Study investigates treatments for C diff infection in organ transplant recipients

Dr. Nasia Safdar in her laboratory

Nasia Safdar, MD, PhD (pictured above), professor, Infectious Disease and vice chair for research, has been awarded $5.1M over 5 years (U01 award) from the National Institutes of Health-National Institute of Allergy and Infectious Diseases for a proposal entitled, "Fecal Microbiota Transplant for C. difficile Infection in Solid Organ Transplant Recipients." 

Clostridium difficile infection, often referred to as C diff, is an infection that commonly spreads in hospitals and health care systems. Symptoms, which can include debilitating, severe diarrhea and life-threatening inflammation of the colon, occur when the bacterium C. difficile infects the gut. 

C. difficile bacteria are commonly found in the environment and some people naturally carry the microbes in their gut without having suffering from any ill effects, but C diff infection can be dangerous - especially for high-risk individuals such as people who are have weakened immune systems due to underlying medical issues or advanced age. In particular, C diff infection is a significant complication after solid organ transplantation, because immunosupressive drugs that organ donors need to take in order to prevent their bodies from rejecting the transplanted organ also leave them at higher risk of contracting this infection.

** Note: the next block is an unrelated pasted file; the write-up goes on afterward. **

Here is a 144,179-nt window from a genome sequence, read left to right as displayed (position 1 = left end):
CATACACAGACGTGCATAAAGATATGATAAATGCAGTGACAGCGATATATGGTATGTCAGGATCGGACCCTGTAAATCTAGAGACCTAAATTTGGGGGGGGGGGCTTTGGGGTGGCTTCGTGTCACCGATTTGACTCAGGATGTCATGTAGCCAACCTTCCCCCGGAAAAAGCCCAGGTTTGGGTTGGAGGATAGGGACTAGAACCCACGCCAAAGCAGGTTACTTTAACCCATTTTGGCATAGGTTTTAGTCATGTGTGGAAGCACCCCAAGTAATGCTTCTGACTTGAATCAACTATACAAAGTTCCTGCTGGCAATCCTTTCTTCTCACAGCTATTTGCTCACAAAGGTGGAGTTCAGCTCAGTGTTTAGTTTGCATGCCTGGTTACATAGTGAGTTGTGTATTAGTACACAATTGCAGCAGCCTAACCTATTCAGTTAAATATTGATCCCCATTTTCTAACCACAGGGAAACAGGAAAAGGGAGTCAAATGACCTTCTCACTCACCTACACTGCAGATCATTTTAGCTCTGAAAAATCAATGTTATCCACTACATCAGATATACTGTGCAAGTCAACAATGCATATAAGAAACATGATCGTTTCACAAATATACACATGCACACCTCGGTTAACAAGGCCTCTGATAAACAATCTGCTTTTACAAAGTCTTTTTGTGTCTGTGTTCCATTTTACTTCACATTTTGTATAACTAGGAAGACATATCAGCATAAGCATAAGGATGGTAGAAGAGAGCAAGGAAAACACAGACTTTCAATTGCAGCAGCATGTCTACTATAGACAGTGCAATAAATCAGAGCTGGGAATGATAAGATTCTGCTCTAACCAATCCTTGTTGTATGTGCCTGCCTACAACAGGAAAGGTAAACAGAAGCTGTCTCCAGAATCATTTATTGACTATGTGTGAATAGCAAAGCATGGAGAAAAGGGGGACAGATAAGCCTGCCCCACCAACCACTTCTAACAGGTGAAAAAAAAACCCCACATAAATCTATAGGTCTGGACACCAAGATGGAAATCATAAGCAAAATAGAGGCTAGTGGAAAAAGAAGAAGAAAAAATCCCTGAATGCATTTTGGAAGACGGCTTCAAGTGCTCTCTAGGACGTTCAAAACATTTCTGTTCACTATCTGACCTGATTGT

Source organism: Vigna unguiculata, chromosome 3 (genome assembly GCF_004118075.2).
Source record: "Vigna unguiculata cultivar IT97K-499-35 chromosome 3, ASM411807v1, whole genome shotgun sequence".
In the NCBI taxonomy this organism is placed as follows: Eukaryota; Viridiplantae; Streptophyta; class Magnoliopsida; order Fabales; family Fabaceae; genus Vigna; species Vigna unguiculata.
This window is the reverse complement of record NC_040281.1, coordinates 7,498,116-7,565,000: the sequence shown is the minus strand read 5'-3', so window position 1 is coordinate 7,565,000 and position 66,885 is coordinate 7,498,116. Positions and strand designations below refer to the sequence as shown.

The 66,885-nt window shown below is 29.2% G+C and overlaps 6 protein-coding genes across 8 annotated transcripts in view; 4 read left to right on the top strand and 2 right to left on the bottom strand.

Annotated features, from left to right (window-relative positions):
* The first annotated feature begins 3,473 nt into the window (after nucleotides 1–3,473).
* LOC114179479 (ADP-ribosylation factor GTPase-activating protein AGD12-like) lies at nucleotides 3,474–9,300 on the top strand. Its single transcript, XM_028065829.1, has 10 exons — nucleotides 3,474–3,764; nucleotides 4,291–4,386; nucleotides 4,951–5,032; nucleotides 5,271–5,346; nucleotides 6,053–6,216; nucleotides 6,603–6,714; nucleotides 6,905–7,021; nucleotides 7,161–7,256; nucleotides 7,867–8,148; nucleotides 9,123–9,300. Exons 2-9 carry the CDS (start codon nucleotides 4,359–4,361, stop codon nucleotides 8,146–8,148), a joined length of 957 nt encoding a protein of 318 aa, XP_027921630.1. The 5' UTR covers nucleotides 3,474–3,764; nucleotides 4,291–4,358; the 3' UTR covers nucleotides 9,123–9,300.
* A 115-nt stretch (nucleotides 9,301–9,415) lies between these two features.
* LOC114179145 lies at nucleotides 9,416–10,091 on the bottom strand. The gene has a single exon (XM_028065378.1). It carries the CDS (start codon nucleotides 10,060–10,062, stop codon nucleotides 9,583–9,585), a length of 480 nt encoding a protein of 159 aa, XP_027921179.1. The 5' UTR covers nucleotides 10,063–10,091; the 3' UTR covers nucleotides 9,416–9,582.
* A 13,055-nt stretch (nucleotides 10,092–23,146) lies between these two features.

Fecal microbiota transplantation (FMT) is a form of therapy that involves taking healthy stool from a donor and putting it into the intestine of a patient with C diff patient. Initial approaches with FMT have been promising, although the criteria for donors are so rigorous that only 2 percent of prospective donors are accepted. For example, FMT donors must not be taking any medications, have any chronic diseases, or have any infectious diseases. 

This NIH-funded study will compare the effectiveness of FMT with an antimicrobial drug (vancomycin) in 158 people who have both undergone solid organ transplantation, and who have a history of C diff infection.

Researchers will analyze blood and fecal samples, and assess how well each treatment improves their quality of life relative to C diff infection. Using the six fecal samples collected during the study, scientists will also assess the composition and function of gut microbial community in each volunteer.  

"By following patients for 6 months, we will determine whether FMT successfully and safely reduces recurrence of C diff infection (CDI) and improves other outcomes in solid organ transplant recipients with CDI," wrote Dr. Safdar. 

Additionally, Dr. Safdar was recently awarded more than $700,000 over four years from the Department of Veterans Affairs (MERIT Award) for a project entitled, "Mentored Enhanced Implementation and Evaluation of National VA Mandates To Prevent The Spread Of C difficile infection," which is focused on implementation science approaches to preventing C diff within Veterans Administration health care facilities, and more than $2.2M over 5 years from the National Institutes of Health (DP2 award) for a proposal entitled, "Modelling applications and systems engineering to reduce infections - the MASTERI study."